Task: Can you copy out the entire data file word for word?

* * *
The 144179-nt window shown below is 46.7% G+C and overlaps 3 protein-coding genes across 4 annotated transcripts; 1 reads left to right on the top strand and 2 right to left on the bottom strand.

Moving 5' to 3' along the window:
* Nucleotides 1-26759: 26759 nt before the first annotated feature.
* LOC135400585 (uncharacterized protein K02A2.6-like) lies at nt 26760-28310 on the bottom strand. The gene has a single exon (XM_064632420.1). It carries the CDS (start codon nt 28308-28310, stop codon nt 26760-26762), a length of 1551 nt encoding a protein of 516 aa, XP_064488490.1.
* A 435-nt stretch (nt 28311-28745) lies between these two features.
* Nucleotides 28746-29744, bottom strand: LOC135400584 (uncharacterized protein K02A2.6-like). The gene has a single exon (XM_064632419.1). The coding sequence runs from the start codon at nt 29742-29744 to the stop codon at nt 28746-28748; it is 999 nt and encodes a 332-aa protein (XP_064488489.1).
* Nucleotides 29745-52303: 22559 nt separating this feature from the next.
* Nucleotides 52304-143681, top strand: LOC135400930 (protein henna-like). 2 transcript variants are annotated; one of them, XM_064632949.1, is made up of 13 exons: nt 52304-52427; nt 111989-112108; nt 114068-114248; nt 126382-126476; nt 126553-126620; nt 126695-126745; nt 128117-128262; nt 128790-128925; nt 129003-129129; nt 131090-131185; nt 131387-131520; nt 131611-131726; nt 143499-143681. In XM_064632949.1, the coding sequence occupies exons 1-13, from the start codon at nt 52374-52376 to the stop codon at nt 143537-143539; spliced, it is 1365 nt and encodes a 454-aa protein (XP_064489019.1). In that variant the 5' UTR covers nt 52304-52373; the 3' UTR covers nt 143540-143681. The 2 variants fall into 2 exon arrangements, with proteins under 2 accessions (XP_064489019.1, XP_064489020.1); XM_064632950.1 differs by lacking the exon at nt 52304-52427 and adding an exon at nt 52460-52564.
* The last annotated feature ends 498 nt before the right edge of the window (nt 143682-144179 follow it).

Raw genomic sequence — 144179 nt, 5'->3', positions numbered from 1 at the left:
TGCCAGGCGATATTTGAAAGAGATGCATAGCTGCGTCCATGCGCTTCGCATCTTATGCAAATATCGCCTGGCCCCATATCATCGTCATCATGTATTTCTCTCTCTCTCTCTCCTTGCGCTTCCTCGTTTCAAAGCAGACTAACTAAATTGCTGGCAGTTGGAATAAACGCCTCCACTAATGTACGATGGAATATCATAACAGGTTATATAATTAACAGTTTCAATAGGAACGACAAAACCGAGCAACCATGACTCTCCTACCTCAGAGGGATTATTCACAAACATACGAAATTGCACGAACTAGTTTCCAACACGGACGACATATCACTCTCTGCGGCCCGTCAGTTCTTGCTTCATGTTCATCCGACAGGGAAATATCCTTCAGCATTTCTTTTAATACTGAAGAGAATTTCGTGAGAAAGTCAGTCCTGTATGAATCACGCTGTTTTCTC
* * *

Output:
The 144179-nt window shown below is 46.7% G+C and overlaps 3 protein-coding genes across 4 annotated transcripts; 1 reads left to right on the top strand and 2 right to left on the bottom strand.

Moving 5' to 3' along the window:
* Nucleotides 1-26759: 26759 nt before the first annotated feature.
* LOC135400585 (uncharacterized protein K02A2.6-like) lies at nt 26760-28310 on the bottom strand. The gene has a single exon (XM_064632420.1). It carries the CDS (start codon nt 28308-28310, stop codon nt 26760-26762), a length of 1551 nt encoding a protein of 516 aa, XP_064488490.1.
* A 435-nt stretch (nt 28311-28745) lies between these two features.
* Nucleotides 28746-29744, bottom strand: LOC135400584 (uncharacterized protein K02A2.6-like). The gene has a single exon (XM_064632419.1). The coding sequence runs from the start codon at nt 29742-29744 to the stop codon at nt 28746-28748; it is 999 nt and encodes a 332-aa protein (XP_064488489.1).
* Nucleotides 29745-52303: 22559 nt separating this feature from the next.
* Nucleotides 52304-143681, top strand: LOC135400930 (protein henna-like). 2 transcript variants are annotated; one of them, XM_064632949.1, is made up of 13 exons: nt 52304-52427; nt 111989-112108; nt 114068-114248; nt 126382-126476; nt 126553-126620; nt 126695-126745; nt 128117-128262; nt 128790-128925; nt 129003-129129; nt 131090-131185; nt 131387-131520; nt 131611-131726; nt 143499-143681. In XM_064632949.1, the coding sequence occupies exons 1-13, from the start codon at nt 52374-52376 to the stop codon at nt 143537-143539; spliced, it is 1365 nt and encodes a 454-aa protein (XP_064489019.1). In that variant the 5' UTR covers nt 52304-52373; the 3' UTR covers nt 143540-143681. The 2 variants fall into 2 exon arrangements, with proteins under 2 accessions (XP_064489019.1, XP_064489020.1); XM_064632950.1 differs by lacking the exon at nt 52304-52427 and adding an exon at nt 52460-52564.
* The last annotated feature ends 498 nt before the right edge of the window (nt 143682-144179 follow it).

Raw genomic sequence — 144179 nt, 5'->3', positions numbered from 1 at the left:
TGCCAGGCGATATTTGAAAGAGATGCATAGCTGCGTCCATGCGCTTCGCATCTTATGCAAATATCGCCTGGCCCCATATCATCGTCATCATGTATTTCTCTCTCTCTCTCTCCTTGCGCTTCCTCGTTTCAAAGCAGACTAACTAAATTGCTGGCAGTTGGAATAAACGCCTCCACTAATGTACGATGGAATATCATAACAGGTTATATAATTAACAGTTTCAATAGGAACGACAAAACCGAGCAACCATGACTCTCCTACCTCAGAGGGATTATTCACAAACATACGAAATTGCACGAACTAGTTTCCAACACGGACGACATATCACTCTCTGCGGCCCGTCAGTTCTTGCTTCATGTTCATCCGACAGGGAAATATCCTTCAGCATTTCTTTTAATACTGAAGAGAATTTCGTGAGAAAGTCAGTCCTGTATGAATCACGCTGTTTTCTC